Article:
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Numerele romane. Reguli

Numerele romane. Reguli

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Published by dorelt
cifre romane
cifre romane

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Published by: dorelt on Sep 03, 2010
Copyright:Attribution Non-commercial


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The Great 1999 Question
As 2000 dawns, the question of representing the year in Roman numerals becomes a lot easier than itwas in 1999. 2000 is simply MM. But at the start of last year there was considerable controversy in the press both in the US and in the UK about the representation of 1999 in Roman numerals (In the USAsee
 Baltimore Sun
Washington Post 
31/12/98; In London,
The Times
The Guardian
, and
 BBC Online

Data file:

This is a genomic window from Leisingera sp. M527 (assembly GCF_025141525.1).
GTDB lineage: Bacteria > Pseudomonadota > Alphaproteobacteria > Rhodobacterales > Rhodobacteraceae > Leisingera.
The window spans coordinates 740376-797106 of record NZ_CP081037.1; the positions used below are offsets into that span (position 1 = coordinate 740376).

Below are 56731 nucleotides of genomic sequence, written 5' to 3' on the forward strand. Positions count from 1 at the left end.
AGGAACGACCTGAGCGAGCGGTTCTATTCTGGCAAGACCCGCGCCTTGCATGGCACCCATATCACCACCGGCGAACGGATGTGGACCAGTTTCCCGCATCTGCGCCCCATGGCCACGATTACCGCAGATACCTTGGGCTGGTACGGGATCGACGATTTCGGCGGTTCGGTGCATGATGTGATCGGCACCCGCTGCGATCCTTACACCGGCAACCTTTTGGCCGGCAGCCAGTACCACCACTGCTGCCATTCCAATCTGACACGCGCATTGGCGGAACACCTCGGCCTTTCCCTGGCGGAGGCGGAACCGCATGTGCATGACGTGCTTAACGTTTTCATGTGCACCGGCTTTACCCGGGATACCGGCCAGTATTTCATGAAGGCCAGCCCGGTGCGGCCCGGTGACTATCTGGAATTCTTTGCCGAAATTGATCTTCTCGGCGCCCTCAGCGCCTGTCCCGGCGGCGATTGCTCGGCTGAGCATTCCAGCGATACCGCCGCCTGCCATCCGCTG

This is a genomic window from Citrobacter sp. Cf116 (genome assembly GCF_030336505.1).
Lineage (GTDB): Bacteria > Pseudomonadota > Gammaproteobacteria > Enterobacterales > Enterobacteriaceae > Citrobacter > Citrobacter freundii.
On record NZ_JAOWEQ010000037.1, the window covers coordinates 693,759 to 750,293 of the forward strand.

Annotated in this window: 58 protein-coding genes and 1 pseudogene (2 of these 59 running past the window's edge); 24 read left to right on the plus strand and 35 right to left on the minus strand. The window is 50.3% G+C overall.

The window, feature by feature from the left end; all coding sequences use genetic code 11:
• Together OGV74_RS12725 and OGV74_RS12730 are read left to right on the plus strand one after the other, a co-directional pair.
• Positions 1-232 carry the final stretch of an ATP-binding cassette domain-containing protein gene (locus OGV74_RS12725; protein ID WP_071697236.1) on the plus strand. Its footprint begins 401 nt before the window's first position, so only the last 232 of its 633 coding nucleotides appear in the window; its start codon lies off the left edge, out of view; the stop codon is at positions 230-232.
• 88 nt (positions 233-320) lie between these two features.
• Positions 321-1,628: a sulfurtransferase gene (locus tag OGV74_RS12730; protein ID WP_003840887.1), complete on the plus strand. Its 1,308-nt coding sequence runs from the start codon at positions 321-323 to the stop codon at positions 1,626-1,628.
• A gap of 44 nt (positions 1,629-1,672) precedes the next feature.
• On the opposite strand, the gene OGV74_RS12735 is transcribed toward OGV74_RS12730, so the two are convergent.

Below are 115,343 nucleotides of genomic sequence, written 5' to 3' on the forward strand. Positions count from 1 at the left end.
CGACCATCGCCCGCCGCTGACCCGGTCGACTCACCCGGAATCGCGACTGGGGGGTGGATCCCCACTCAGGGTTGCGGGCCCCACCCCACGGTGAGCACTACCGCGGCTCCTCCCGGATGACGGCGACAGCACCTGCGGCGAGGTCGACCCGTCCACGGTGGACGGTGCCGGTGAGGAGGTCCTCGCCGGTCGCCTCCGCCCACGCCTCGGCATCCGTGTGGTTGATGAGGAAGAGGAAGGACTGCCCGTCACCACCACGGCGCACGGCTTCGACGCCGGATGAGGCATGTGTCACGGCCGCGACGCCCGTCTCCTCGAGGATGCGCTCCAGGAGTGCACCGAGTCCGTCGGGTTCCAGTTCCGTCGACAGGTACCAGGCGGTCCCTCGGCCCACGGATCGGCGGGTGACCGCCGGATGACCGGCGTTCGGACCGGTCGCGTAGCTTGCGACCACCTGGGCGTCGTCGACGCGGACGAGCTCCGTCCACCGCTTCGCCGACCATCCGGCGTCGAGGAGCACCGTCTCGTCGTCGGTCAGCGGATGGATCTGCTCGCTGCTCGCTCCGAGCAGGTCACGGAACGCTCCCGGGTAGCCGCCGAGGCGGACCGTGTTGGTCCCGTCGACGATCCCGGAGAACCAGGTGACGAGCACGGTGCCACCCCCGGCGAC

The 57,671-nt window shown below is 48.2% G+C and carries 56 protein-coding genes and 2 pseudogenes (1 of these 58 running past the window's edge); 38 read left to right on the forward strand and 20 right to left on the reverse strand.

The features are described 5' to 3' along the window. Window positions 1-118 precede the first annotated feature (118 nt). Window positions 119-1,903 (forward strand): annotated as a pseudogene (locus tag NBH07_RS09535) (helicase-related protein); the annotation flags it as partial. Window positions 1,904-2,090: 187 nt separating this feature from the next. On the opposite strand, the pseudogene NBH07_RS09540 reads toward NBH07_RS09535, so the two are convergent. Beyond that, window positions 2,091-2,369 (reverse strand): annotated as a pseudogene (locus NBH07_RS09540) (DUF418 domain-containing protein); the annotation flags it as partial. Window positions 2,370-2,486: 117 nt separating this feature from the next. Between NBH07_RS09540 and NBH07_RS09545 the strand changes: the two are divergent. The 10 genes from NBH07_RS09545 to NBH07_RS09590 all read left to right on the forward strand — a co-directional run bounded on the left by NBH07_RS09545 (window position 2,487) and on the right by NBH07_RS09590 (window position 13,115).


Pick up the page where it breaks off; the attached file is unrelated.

all dated 1/1/99). In fact, although there are alternative ways of depicting 1999 usingRoman numerals, only two or three stand up to scrutiny.There are several rules used in depicting numbers using the roman numerals I (1), V (5), X (10), L(50), C (100), D (500), M (1000). Some of these were more strictly adhered to than others. Normally,the numerals were simply written out in descending order in a long line so CCXXXV is 235. Butanother rule allowed the I, X, or C to be placed to the left of a bigger number and subtracted from it.So IV is 4, XIX is 19. The Romans used the subtraction rule, but not always. Doorway numbers at theColosseum in Rome (c.80AD) show 40 as XL but 44 as XLIIII rather than XLIV.But one rule is never broken. The Romans strictly represented units, tens, hundreds, and thousands asseparate items in their numbers. That is probably because the numerals represented numbers as theywere depicted on an abacus - a calculating machine using pebbles or beads which were arranged fromright to left in columns of units, tens, hundreds, thousands etc. That means that 99 could be representedas XCIX - 90+9 but never as IC. Similarly, 999 cannot be IM and 1999 cannot be MIM. Aconsequence of this strict place rule is that an I can only be used to the left of a V or an X; an X canonly be used to the left of an L or a C. And a C can only be used to the left of a D or an M.So the only possible Roman numerical combinations for 1999 are the followingM (CM or DCCCC) (XC or LXXXX) (IX or VIIII)1000----900------------------90------------------9In theory that allows eight different ways of depicting 1999MCMXCIXMCMXCVIIIIMCMLXXXXIXMCMLXXXXVIIIIMDCCCCXCIXMDCCCCXCVIIIIMDCCCCLXXXXIXMDCCCCLXXXXVIIIIHowever, in the Roman examples of Roman numbers which I have seen, where the subtraction rulewas used for part of a number but not all of it, then it is the smaller end where it is not used. So you getXLIIII but not XXXXIV. So I would rule out the four examples above which break that rule, leavingas possibilitiesMCMXCIXMCMXCVIIIIMCMLXXXXVIIIIMDCCCCLXXXXVIIIISome scholars say that the second is the more accurate, strictly Roman, depiction because the number 9 was usually written VIIII rather than IX. That was certainly true on the Colosseum at Rome wheredoorway 29 is marked XXVIIII. Others maintain that the fourth, longest version is the purest and

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